All-new for 2007, the Toyota FJ Cruiser is a retro-yet-modern rendition of the company’s venerable FJ40, designed for and marketed almost exclusively in North America.

The FJ Cruiser starts with a full frame modified from that used for the Tacoma; the sole engine choice is a 4.0-litre V6 that makes 239 horsepower and 278 lb-ft of torque, while a choice of transmissions is available on all trim lines. The six-speed manual transmission includes full-time four-wheel drive, which splits the torque 40/60 under normal driving conditions but can redistribute as necessary, and the rear differential lock can be manually engaged for 50/50 distribution. An optional five-speed automatic includes part-time 4WD with shift-on-the-fly capability. All models feature a two-speed transfer case, traction control, vehicle stability control, and fuel tank and transfer case protector plates.

The FJ Cruiser’s small back doors are rear-hinged, requiring the front doors to be opened first; rear seating is cramped, but the seats fold 60/40 to increase cargo space, and can be removed entirely for maximum carrying capacity. All models feature an easy-clean interior, with rubber floor, all-weather floor mats and water-repellent, dark-charcoal seating fabric.

The base model includes CD/MP3/MWA player with six speakers and auxiliary jack, air conditioning, power windows, power locks, 17-inch alloy wheels, and variable intermittent wipers (with three blades).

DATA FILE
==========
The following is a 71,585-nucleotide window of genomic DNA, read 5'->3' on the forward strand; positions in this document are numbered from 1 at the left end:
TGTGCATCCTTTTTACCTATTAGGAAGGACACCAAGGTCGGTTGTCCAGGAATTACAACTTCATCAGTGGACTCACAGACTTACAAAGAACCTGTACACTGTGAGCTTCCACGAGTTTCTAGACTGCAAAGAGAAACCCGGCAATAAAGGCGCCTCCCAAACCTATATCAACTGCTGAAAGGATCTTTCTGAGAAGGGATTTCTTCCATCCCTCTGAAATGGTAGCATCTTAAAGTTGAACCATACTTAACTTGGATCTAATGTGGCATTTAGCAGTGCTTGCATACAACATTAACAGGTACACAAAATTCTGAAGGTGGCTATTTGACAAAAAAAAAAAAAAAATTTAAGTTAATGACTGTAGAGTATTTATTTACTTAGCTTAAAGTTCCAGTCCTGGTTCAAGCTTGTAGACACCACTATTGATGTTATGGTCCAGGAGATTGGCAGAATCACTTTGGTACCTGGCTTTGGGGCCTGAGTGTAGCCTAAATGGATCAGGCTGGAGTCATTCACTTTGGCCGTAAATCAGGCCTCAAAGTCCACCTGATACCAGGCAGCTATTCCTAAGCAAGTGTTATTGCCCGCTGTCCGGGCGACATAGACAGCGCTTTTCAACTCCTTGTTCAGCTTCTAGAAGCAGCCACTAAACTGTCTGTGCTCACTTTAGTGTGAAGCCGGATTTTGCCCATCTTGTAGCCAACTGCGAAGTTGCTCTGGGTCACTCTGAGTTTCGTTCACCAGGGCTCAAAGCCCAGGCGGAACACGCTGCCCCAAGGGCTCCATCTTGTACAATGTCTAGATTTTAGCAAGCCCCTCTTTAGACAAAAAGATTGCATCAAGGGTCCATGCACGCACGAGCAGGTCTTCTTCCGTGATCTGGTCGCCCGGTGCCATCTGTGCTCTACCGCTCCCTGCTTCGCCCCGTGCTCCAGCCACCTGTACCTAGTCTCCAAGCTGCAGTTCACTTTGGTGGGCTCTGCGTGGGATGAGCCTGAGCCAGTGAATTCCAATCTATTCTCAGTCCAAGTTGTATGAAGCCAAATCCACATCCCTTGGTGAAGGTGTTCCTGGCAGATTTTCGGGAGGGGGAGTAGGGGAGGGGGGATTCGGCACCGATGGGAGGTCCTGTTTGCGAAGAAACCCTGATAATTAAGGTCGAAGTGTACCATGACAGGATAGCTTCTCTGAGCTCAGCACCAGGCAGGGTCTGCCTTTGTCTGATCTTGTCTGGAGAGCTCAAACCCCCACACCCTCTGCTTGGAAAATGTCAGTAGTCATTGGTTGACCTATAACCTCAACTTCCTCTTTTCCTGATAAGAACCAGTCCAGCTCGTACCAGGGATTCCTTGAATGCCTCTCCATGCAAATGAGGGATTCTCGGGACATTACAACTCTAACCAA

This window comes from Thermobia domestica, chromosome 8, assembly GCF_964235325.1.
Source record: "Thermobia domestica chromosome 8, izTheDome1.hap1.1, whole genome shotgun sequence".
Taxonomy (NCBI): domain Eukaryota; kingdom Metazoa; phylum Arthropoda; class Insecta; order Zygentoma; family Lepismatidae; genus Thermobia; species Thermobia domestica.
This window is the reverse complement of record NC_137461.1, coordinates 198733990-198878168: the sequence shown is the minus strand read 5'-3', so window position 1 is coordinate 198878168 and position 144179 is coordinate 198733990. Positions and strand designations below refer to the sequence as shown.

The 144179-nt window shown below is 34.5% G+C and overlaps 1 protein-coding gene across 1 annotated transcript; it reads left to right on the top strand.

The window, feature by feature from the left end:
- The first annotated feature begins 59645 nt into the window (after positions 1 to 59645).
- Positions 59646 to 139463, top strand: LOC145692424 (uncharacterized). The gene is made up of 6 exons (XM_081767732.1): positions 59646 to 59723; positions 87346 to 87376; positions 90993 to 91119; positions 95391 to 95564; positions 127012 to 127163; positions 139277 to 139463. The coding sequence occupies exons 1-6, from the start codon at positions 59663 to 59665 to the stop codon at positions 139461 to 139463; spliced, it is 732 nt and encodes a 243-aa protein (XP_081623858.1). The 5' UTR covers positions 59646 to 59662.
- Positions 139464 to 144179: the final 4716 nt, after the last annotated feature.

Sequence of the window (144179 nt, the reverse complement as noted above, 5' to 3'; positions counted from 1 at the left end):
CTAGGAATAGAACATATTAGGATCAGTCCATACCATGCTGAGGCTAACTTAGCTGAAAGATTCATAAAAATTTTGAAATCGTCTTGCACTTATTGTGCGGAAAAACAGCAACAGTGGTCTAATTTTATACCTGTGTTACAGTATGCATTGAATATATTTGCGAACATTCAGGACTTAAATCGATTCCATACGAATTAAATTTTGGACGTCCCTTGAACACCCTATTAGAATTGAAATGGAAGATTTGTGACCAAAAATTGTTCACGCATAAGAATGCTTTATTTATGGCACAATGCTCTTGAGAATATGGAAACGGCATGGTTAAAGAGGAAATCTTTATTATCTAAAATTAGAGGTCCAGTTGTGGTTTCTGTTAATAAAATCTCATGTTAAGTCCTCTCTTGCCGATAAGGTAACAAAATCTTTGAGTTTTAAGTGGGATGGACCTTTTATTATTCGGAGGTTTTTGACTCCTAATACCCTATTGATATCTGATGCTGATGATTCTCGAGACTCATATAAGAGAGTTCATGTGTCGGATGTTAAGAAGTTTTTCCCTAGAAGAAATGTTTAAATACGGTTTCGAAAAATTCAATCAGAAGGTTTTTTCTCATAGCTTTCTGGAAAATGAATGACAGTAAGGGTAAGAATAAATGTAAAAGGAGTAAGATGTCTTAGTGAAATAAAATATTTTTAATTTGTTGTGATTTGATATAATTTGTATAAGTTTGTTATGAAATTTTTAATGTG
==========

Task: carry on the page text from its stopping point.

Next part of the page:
The B Package adds an active traction control system, privacy glass, cruise control, clearance and backup sensor, roof rack, power mirrors with lamps, rear window washer/wiper and keyless entry; when added to an automatic transmission, it also includes a rear differential lock.

The C Package adds rear differential lock, active traction control system, upgraded stereo with eight speakers and wheel-mounted controls, side and curtain airbags, cruise control, clearance and backup sensor, 115-volt power outlet, outside temperature gauge, inclinometer, compass, roof rack, rear window washer/wiper, metallic shift knob, colour-keyed interior door trim, keyless entry, leather-wrapped wheel, power mirrors with lamps, privacy glass and running boards.

The FJ Cruiser may be cute, but it’s seriously capable, with approach and departure angles of 33.5 and 30 degrees, and the ability to ford up to 70 cm of water. Despite its off-road ability, its on-road manners are surprisingly civilized, with a relatively smooth ride and agile performance. Good points include its easy-clean interior, comfortable seating, chunky and easy-to-use handles and controls, and a rear gate that’s hinged on the left for easy curbside loading; on the down side, the rear-mounted spare tire and huge C-pillars consume much of the visibility, the rear seat is tight, the high sill and shallow floor make entering and exiting somewhat cumbersome, and the V6’s 91 octane recommendation will increase operating costs.

Still, this little truck is great fun to drive, and it’s not often you get this much rugged performance for so little money; the Hummer H3, the FJ’s closest competitor, starts at $10,000 more, and its five-cylinder engine is listless compared to the FJ’s V6. Toyota has done an excellent job of bringing this classic design into the 21st century.

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